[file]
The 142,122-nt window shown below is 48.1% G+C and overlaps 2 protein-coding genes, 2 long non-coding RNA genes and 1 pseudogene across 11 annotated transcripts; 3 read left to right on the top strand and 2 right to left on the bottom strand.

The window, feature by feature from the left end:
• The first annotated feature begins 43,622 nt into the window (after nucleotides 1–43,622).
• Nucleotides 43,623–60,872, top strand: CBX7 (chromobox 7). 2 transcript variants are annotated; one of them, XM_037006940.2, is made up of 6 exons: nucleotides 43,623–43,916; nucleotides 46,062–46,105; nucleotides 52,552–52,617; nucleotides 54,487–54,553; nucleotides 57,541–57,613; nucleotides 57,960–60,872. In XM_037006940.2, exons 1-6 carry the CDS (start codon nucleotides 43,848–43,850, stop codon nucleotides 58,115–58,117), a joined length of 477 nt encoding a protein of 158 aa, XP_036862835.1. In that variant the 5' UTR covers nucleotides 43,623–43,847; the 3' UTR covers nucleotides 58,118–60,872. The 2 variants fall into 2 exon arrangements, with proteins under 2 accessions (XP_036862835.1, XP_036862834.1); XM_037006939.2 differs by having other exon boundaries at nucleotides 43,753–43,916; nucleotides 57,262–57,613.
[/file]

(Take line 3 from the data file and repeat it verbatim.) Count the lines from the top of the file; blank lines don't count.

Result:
• The first annotated feature begins 43,622 nt into the window (after nucleotides 1–43,622).